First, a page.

22. the stone the builders rejected has become the chief cornerstone: "Verse 22 is very likely a proverb that emphatically bears witness to the wondrous change wrought by Yahweh (v. 23). One who was despised has been brought to honors. One who was consigned to death is allowed to see life (v. 17a)…. That v. 22 is in the NT applied to the death and resurrection of Jesus Christ is implicitly intelligible on the basis of the intention of the OT text (cf. Matt. 21:42; Acts 4:11; but cf. also Isa. 28:16 and 1 Peter 2:6f.). The early church read Psalm 118 as a prophetic witness to the passion and resurrection of Jesus Christ. [2]
24. This is the day that the Lord has made: A festival day. For the Christian, "This… day" is the day of resurrection

1 Corinthians 15:1-11
{1} Now I would remind you, brothers and sisters, of the good news that I proclaimed to you, which you in turn received, in which also you stand, {2} through which also you are being saved, if you hold firmly to the message that I proclaimed to you--unless you have come to believe in vain. {3} For I handed on to you as of first importance what I in turn had received: that Christ died for our sins in accordance with the scriptures, {4} and that he was buried, and that he was raised on the third day in accordance with the scriptures, {5} and that he appeared to Cephas, then to the twelve. {6} Then he appeared to more than five hundred brothers and sisters at one time, most of whom are still alive, though some have died. {7} Then he appeared to James, then to all the apostles. {8} Last of all, as to one untimely born, he appeared also to me. {9} For I am the least of the apostles, unfit to be called an apostle, because I persecuted the church of God. {10} But by the grace of God I am what I am, and his grace toward me has not been in vain. On the contrary, I worked harder than any of them--though it was not I, but the grace of God that is with me. {11} Whether then it was I or they, so we proclaim and so you have come to believe.

3-5. what I…had received: "the traditional confession of faith, recognized without question both by Paul and by the Corinthian community…." [3]
4. he was raised on the third day in accordance with the Scriptures: The reference is to Hosea 6:2, "After two days he will revive us; on the third day he will raise us up, that we may live before him."
5. he appeared to Cephas, the to the twelve: "The first appearance, to Cephas…, is not recorded in the Gospels and only alluded to in one passage, Lk 24:34. Historically speaking, it was the reason for the status of Peter in the primitive church and probably for the founding of the circle of the Twelve. The latter is then legitimized by a further appearance." [4]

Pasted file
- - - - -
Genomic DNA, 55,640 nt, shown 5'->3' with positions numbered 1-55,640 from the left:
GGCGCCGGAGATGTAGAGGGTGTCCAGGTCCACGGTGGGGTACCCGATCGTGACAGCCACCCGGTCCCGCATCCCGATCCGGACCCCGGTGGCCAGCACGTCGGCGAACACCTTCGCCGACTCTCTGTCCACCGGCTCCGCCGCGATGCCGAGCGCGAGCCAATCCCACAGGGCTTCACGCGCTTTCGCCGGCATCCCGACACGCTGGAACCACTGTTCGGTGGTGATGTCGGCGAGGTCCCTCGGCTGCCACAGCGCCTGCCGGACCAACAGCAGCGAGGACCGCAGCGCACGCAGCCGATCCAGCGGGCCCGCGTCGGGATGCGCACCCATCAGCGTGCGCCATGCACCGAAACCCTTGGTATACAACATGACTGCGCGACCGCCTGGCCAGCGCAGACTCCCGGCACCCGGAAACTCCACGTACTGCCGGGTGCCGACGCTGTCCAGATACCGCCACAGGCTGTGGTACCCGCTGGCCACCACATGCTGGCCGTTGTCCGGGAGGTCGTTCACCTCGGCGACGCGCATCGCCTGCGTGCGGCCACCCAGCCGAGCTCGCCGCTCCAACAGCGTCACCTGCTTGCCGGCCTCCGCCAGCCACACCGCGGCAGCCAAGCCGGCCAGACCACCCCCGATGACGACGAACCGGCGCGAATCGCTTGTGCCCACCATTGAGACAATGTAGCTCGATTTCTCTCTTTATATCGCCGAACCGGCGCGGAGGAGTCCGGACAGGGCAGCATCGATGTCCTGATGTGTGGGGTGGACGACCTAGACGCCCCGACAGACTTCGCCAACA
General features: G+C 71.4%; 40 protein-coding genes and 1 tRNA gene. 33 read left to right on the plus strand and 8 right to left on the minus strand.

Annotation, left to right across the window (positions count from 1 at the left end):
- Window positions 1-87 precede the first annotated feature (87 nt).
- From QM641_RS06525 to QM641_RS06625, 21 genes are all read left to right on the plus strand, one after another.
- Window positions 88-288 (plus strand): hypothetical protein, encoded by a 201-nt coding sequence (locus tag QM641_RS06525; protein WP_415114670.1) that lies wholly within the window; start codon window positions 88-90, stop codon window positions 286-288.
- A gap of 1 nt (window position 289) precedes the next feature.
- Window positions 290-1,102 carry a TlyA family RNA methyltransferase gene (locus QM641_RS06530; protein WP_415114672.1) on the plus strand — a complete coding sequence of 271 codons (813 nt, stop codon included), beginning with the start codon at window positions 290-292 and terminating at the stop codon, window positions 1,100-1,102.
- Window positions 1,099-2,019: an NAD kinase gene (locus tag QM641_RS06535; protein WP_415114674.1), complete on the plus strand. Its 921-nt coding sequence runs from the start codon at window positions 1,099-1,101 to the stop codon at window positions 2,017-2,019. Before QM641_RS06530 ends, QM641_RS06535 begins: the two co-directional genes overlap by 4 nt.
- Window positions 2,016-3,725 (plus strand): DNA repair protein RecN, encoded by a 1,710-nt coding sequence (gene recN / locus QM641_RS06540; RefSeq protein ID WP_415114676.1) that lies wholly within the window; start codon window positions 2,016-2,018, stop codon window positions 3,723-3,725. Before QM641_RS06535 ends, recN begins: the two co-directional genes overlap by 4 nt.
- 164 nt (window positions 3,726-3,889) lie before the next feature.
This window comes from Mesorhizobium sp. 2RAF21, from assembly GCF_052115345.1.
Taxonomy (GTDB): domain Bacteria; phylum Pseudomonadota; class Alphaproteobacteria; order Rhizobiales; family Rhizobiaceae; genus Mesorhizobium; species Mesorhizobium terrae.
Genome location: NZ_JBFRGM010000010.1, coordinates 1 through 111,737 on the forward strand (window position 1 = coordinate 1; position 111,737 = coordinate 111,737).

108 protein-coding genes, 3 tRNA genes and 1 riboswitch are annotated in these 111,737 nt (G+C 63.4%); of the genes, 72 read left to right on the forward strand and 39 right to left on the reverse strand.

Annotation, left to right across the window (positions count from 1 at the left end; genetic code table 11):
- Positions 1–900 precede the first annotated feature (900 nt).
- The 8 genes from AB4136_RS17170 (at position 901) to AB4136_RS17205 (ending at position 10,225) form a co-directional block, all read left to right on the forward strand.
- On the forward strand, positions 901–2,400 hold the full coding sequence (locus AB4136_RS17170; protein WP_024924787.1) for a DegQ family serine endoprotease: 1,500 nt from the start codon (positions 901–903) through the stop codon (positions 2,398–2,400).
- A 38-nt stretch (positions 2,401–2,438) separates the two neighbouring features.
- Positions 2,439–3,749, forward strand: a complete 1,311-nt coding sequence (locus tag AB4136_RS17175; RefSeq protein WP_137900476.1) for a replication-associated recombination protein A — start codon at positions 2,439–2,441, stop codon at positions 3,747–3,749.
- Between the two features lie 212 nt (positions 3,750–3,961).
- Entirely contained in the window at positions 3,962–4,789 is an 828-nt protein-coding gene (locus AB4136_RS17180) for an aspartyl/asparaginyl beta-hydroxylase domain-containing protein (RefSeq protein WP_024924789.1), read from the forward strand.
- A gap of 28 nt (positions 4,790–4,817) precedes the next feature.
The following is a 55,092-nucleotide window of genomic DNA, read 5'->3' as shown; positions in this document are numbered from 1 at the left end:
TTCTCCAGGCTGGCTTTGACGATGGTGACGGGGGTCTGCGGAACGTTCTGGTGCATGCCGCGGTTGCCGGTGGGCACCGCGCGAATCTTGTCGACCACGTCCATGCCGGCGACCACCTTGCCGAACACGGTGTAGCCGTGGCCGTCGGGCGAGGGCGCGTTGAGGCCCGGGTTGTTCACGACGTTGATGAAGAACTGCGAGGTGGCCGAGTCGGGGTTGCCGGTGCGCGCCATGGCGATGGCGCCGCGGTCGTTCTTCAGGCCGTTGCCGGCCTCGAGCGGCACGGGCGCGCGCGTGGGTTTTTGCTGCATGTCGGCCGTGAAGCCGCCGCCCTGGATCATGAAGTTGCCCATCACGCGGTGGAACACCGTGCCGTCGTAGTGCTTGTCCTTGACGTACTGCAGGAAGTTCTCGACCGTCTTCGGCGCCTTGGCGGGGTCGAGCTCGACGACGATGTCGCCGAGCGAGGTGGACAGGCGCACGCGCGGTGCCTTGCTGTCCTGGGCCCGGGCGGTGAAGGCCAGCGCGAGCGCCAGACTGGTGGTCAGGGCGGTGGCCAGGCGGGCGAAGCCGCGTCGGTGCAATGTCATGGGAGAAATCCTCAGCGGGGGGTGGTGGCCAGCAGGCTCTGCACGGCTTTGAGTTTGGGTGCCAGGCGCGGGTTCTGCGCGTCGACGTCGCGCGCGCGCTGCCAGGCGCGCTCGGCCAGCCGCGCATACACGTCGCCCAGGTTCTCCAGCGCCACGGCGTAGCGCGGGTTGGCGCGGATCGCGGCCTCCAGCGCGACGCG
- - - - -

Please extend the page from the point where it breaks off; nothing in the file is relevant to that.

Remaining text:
6-8: The confession has ended. The extended list of appearances provides an opportunity for Paul to include himself among the witnesses to the resurrection, though his witness is very different from the others.
6. five hundred: Some commentators think the reference is to Pentecost.
some have died: "the accent apparently lies not on the fact that the majority are still alive, but on the fact that some have already died…. we are now living in the intermediate period between the resurrection and the parousia of Jesus. And by pointing out that even witnesses of the resurrection have died, Paul provides in advance an argument for his thesis that believers who die during this period attain to life." [5]
7. he appeared to James, then to all the apostles: The status of James, and of the "apostles," possibly different from "the Twelve," is grounded in having received an appearance of the risen Lord.
8. he appeared also to me: Paul’s status and authority are also based on Jesus’ appearance. His opponents may not have enjoyed that validation.
untimely born…{9}…least of the apostles, unfit…persecuted the church: Paul summarizes what must have been the substance of the objections to his authority.
10. by the grace of God: Paul’s authority does not depend on his "fitness" or worthiness, but on God’s grace.
For Paul the gospel is grounded in the death and resurrection of Christ, and particularly in the resurrection. Some in Corinth denied the resurrection (1 Corinthians 15:12-13). Albert Schweitzer proposed that they are "advocates of the old ‘ultraconservative’ eschatology which Paul has to deal with in 1 Thessalonians: that salvation is attained only by those who are still alive at the parousia" (1 Thessalonians 4:12-17).[6] If this is the case Paul counters it in 15:6.

Mark 16:1-8